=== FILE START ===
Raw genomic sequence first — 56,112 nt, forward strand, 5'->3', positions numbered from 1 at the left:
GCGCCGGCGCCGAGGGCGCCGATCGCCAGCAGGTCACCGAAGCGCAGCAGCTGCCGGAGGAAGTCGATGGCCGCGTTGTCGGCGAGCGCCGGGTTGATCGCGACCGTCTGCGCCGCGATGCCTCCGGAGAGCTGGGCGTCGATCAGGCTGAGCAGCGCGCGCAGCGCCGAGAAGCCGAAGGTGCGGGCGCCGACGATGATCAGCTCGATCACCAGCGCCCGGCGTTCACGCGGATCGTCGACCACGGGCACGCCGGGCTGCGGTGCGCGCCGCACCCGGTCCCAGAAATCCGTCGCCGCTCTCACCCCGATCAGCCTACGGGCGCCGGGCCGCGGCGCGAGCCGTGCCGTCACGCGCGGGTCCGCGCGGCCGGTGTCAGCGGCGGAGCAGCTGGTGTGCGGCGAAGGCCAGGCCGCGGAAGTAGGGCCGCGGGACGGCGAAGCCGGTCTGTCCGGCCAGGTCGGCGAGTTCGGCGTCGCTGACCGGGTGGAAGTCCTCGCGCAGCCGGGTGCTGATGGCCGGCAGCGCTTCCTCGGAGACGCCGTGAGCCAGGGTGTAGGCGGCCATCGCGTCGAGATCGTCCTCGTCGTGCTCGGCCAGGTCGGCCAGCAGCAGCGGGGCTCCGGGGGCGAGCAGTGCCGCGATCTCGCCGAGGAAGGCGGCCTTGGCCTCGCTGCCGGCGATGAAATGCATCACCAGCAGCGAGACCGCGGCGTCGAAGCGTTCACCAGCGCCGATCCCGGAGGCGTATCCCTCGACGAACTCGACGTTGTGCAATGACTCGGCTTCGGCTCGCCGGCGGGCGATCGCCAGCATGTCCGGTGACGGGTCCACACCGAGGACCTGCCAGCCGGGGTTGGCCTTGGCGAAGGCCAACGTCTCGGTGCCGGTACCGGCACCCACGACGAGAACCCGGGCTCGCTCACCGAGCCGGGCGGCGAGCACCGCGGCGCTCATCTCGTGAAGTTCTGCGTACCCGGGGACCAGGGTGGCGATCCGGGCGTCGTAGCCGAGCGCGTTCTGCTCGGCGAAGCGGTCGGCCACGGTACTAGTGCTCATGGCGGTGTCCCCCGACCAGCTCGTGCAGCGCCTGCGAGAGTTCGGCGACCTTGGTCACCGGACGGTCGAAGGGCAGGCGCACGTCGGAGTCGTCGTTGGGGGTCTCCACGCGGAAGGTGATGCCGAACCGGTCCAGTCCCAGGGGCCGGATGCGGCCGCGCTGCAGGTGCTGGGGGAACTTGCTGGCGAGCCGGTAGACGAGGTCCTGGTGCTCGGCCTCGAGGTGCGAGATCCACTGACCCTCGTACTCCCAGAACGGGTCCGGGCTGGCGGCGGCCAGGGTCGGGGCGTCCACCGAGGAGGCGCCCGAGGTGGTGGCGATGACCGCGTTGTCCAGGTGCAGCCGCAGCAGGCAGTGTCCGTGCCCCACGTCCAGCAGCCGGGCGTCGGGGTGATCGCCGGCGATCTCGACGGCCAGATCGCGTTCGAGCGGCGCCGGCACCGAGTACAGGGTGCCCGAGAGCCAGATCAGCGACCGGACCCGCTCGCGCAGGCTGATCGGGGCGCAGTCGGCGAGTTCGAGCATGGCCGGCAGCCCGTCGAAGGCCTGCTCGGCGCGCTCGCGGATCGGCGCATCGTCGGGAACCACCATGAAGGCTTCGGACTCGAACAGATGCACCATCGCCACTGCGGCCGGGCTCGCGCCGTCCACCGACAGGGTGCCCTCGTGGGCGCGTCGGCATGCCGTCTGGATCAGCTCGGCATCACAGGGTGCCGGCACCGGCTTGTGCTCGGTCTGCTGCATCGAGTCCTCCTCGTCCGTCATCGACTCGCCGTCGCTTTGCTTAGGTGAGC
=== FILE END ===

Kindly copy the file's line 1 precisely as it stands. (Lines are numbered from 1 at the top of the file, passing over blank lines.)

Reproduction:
Raw genomic sequence first — 56,112 nt, forward strand, 5'->3', positions numbered from 1 at the left: